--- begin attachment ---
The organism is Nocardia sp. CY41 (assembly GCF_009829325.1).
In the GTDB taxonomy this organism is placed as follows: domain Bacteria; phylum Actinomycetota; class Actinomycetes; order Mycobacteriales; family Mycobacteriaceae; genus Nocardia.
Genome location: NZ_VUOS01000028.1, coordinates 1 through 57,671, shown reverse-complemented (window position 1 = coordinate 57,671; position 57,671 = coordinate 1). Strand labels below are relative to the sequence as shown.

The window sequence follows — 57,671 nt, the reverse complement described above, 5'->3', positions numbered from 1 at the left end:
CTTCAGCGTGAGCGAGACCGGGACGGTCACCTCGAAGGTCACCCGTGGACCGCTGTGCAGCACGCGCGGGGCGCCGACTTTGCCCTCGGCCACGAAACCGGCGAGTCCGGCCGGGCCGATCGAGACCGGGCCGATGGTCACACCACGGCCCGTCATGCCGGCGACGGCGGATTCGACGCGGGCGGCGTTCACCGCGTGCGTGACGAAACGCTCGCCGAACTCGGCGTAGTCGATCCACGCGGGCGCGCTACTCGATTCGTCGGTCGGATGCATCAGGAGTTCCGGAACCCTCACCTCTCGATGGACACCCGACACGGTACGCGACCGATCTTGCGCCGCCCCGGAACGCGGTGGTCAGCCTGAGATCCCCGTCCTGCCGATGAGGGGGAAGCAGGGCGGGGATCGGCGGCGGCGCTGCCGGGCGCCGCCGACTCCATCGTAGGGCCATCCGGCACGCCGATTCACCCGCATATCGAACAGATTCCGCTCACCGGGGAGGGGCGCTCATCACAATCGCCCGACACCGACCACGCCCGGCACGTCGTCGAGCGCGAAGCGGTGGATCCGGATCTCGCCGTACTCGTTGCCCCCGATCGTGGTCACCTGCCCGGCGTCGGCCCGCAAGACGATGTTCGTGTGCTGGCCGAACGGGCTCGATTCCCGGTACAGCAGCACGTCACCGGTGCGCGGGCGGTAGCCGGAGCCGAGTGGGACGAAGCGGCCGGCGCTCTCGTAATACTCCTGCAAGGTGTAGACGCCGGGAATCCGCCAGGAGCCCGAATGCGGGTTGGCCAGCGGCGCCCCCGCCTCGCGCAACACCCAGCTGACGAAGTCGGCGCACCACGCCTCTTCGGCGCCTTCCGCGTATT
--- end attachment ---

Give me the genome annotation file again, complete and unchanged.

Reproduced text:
The organism is Nocardia sp. CY41 (assembly GCF_009829325.1).
In the GTDB taxonomy this organism is placed as follows: domain Bacteria; phylum Actinomycetota; class Actinomycetes; order Mycobacteriales; family Mycobacteriaceae; genus Nocardia.
Genome location: NZ_VUOS01000028.1, coordinates 1 through 57,671, shown reverse-complemented (window position 1 = coordinate 57,671; position 57,671 = coordinate 1). Strand labels below are relative to the sequence as shown.

The window sequence follows — 57,671 nt, the reverse complement described above, 5'->3', positions numbered from 1 at the left end:
CTTCAGCGTGAGCGAGACCGGGACGGTCACCTCGAAGGTCACCCGTGGACCGCTGTGCAGCACGCGCGGGGCGCCGACTTTGCCCTCGGCCACGAAACCGGCGAGTCCGGCCGGGCCGATCGAGACCGGGCCGATGGTCACACCACGGCCCGTCATGCCGGCGACGGCGGATTCGACGCGGGCGGCGTTCACCGCGTGCGTGACGAAACGCTCGCCGAACTCGGCGTAGTCGATCCACGCGGGCGCGCTACTCGATTCGTCGGTCGGATGCATCAGGAGTTCCGGAACCCTCACCTCTCGATGGACACCCGACACGGTACGCGACCGATCTTGCGCCGCCCCGGAACGCGGTGGTCAGCCTGAGATCCCCGTCCTGCCGATGAGGGGGAAGCAGGGCGGGGATCGGCGGCGGCGCTGCCGGGCGCCGCCGACTCCATCGTAGGGCCATCCGGCACGCCGATTCACCCGCATATCGAACAGATTCCGCTCACCGGGGAGGGGCGCTCATCACAATCGCCCGACACCGACCACGCCCGGCACGTCGTCGAGCGCGAAGCGGTGGATCCGGATCTCGCCGTACTCGTTGCCCCCGATCGTGGTCACCTGCCCGGCGTCGGCCCGCAAGACGATGTTCGTGTGCTGGCCGAACGGGCTCGATTCCCGGTACAGCAGCACGTCACCGGTGCGCGGGCGGTAGCCGGAGCCGAGTGGGACGAAGCGGCCGGCGCTCTCGTAATACTCCTGCAAGGTGTAGACGCCGGGAATCCGCCAGGAGCCCGAATGCGGGTTGGCCAGCGGCGCCCCCGCCTCGCGCAACACCCAGCTGACGAAGTCGGCGCACCACGCCTCTTCGGCGCCTTCCGCGTATT